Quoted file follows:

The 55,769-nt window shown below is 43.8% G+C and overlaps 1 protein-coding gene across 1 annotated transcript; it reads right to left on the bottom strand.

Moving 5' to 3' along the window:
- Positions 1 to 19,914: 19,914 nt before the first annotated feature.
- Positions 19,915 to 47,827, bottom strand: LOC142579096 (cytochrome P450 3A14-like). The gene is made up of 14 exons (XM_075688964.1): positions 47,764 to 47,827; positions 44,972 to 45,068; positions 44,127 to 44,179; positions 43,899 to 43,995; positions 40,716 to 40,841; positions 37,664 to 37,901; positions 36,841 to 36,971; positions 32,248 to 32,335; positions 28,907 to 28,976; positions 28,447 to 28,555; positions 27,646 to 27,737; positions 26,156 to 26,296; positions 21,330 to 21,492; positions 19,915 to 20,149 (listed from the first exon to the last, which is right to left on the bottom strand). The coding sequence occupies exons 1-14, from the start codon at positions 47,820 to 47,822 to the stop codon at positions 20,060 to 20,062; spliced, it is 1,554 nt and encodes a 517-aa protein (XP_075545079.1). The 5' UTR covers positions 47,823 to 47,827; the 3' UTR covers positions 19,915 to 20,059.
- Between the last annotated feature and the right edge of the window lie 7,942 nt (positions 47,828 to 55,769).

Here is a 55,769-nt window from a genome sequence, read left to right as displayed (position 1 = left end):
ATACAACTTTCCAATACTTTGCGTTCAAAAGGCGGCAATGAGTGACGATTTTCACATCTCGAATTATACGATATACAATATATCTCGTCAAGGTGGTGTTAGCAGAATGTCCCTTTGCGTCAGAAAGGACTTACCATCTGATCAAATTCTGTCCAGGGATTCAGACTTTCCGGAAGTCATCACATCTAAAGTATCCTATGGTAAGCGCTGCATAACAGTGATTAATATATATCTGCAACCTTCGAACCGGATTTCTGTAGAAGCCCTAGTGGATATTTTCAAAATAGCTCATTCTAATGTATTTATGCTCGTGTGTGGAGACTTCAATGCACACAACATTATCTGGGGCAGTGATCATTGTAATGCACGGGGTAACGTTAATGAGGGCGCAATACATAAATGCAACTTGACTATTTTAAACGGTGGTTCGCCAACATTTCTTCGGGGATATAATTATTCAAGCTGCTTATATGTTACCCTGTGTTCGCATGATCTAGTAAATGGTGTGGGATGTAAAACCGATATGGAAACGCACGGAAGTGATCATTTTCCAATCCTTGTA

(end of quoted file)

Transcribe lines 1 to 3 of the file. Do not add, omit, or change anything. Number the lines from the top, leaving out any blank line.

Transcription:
The 55,769-nt window shown below is 43.8% G+C and overlaps 1 protein-coding gene across 1 annotated transcript; it reads right to left on the bottom strand.

Moving 5' to 3' along the window:
- Positions 1 to 19,914: 19,914 nt before the first annotated feature.